Aristotle’s thinking on democracy has more relevance than ever

The will of the people in its purest form leaves little room for the rule of law

May 23, 2018
Plato and Aristotle in Raphael's 1509 fresco, The School of Athens
Plato and Aristotle in Raphael's 1509 fresco, The School of Athens

For all Aristotle’s reputation as the greatest of the ancient philosophers, most today rightly bracket off his defence of slavery and his dim view of the intellectual capacities of women as unfortunate examples of how even the greatest minds are still products of their times.

Many would deal with his negative views of democracy in the same way. Aristotle’s favoured form of government was the rule by the best over the rest, an aristocracy based on merit rather than blood. He even thought a good monarchy was better than a democracy. It is with good reason that few swallow his prescriptions for a healthy polis wholesale. But to dismiss all of his arguments completely would be a mistake. Aristotle’s criticisms of democracy were often insightful and prescient. They are more relevant in the age of Trump than ever.

Aristotle’s key objection to democracy was that it undermined the rule of law. A functioning state requires that everything is governed by laws. Without this there is nothing to stop those who hold the most power doing what they want and tyrannising everyone else. In a puredemocracy, the will of the majority is sovereign, not the law, not the state. If the people decide someone should be executed, they are executed and no law against capital punishment can stop that. If the people decide that a person or company’s assets should be seized, again, the fact that this requires tearing up the law book is irrelevant.

What we call modern democracies have traditionally accepted the need for the rule of law to stand between the expression of popular will and its implementation. In the contemporary west the rule of law is a core principle that stands alongside representative government by popular election. That means our cherished forms of government are not actually democracies in Aristotle’s sense at all. They are rather what he called polities: good forms of government in which the many rule over themselves.

This kind of democracy is of course the corner stone of civilised society. The danger we face today, however, is that some people have lost patience with the rule of law and yearn for a purer form of democracy. This is what populist parties—left, right and centre—all promise. They tell the electorate that the only reason governments don’t give them exactly what they want is that the political elites are in cahoots to defend their own interests and those of whom they rely on to maintain power. All talk of “rule of law” or “balancing competing interests” is just a smokescreen for not doing what the people demand.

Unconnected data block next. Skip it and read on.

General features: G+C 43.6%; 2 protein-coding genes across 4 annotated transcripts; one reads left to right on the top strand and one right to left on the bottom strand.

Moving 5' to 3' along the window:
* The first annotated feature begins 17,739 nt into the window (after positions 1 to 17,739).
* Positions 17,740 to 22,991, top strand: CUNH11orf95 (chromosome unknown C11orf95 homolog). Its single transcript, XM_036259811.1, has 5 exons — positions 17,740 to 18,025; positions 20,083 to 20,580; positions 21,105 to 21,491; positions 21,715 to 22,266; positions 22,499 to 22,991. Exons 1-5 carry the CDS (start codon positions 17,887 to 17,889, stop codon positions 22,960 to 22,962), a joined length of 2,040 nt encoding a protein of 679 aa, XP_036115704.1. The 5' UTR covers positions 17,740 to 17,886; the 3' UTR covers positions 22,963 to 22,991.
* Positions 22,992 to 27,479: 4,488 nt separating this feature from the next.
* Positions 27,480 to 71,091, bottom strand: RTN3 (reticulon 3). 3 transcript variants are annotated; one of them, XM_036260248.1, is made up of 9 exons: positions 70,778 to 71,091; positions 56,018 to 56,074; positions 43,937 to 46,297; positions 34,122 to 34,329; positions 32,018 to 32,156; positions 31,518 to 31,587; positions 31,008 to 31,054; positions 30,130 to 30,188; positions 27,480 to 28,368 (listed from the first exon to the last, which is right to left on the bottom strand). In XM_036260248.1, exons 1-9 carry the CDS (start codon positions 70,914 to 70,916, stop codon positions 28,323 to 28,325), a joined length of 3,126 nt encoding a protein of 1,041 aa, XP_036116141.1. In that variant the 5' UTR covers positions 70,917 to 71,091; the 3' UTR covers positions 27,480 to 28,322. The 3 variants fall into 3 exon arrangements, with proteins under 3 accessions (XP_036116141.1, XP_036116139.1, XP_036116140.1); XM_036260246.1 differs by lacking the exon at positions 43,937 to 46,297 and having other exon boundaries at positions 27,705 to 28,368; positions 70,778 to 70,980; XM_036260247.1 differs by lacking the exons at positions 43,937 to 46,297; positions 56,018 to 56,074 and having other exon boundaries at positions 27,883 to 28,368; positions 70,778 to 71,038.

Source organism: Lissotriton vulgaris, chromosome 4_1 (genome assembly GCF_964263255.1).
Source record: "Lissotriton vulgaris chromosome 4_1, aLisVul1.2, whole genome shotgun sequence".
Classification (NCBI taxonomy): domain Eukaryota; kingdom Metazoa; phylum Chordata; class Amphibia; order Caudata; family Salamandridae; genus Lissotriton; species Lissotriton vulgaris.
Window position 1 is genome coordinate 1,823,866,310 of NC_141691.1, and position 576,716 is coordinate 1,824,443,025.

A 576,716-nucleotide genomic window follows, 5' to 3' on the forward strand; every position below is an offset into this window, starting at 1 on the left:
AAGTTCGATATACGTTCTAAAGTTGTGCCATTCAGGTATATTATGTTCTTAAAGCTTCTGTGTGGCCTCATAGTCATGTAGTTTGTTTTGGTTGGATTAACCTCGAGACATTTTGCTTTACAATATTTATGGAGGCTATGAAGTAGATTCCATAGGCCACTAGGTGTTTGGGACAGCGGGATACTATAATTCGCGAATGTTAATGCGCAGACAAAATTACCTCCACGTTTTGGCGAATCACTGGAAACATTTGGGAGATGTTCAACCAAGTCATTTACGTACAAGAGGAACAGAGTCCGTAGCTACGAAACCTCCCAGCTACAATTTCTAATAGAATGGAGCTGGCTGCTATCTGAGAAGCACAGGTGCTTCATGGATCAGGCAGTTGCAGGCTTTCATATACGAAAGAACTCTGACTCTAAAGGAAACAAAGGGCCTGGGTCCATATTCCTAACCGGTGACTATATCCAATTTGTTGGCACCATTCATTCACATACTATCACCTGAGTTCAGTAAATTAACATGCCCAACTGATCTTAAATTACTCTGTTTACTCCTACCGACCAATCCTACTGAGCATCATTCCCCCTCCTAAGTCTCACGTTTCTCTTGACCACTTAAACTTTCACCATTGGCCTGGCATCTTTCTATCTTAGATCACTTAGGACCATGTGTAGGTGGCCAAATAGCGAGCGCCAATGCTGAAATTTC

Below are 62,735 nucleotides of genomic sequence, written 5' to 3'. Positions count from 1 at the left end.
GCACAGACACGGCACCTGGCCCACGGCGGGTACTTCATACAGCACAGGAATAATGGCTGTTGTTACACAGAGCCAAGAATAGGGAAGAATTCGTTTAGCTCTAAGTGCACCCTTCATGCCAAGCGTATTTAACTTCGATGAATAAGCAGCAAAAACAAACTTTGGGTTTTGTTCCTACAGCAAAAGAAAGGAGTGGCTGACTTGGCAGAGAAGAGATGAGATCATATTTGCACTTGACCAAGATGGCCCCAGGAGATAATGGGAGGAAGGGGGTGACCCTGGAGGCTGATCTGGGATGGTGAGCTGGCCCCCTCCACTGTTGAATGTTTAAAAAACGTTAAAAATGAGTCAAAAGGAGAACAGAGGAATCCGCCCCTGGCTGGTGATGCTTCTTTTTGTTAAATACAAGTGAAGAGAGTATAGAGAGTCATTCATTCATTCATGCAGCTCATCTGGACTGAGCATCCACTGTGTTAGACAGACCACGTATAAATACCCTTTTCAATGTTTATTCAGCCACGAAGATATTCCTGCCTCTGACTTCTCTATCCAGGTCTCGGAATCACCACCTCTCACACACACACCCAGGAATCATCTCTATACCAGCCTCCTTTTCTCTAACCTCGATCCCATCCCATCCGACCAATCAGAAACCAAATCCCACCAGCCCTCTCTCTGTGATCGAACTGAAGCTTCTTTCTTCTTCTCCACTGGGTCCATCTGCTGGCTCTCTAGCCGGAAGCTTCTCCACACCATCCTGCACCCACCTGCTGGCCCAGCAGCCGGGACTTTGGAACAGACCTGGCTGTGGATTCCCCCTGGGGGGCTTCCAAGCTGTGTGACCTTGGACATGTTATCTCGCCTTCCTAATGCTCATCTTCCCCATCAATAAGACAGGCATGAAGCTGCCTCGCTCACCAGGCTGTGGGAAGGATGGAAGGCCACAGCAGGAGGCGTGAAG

So when populists argue that they offer a return to a purer form of democracy, they are in a sense right. However, Aristotle would caution that when you opt for this kind of democracy what you often get is demagoguery instead: an all-powerful leader who imposes their will without restraint, empowered by a supposed mandate from the people.

Signs that we are moving towards the degenerative form of democracy Aristotle warned against are everywhere. Consider, for example, the impatience of some who voted for the UK to leave the European Union and believed that once the referendum result was in, Brexit should have followed immediately. The idea that the UK has legal obligations and cannot just announce its departure from the EU is taken to be obfuscation rather than a statement of the obvious.

European populist parties show the same disregard for the rule of law, arguing that nations can and should unilaterally tear up legally-binding transnational agreements if that is what the people demand. In many countries, this unimpeded democracy is proving to be disturbingly popular. Vladimir Putin’s popularity in Russia is in part because of, rather than in spite of, his disregard for the rule of law, which is seen as simply obstructing the muscular implementation of the popular will. In Hungary, Viktor Orbán’s disregard for constitutional constraints and processes is considered a source of strength. His phrase “illiberal democracy” is as good a name as any for the form of government Aristotle warned against.

Some on the hard left also have little time for the rule of law when they demand the instant denationalisation of railways or the “clamping down” on excessive corporate profits. There are ways of doing both that follow due process but many are not interested in what they see as such niceties. Yet in a functioning state, businesses, like individuals, need to be able to trust that the rules of the game will not be changed by decree overnight because a government announces that “the people” demand it.

The greatest example of the rise of degenerative democracy is, of course, Donald Trump. Trump has no concern at all for the international rule of law and often, it seems, none for the national either. His campaign promise to have Hilary Clinton locked up if he won was classic example of democratic demagoguery.

However, Aristotle did not deny that there are possible good governments in which the many rule over themselves. We have reasons to think that he would have found much to admire in the democratic states we have built, in particular the way in which they put rule of law at their heart. But he would always have seen the risk that these these systems might degenerate.

How can we save democracy? One major challenge is to persuade the electorate that the constitutional obstacles that stand between the expression of the people’s will and its enacting are actually the best protection we have against the tyranny of the many over the few, or of leaders who claim to represent all while really standing only for themselves.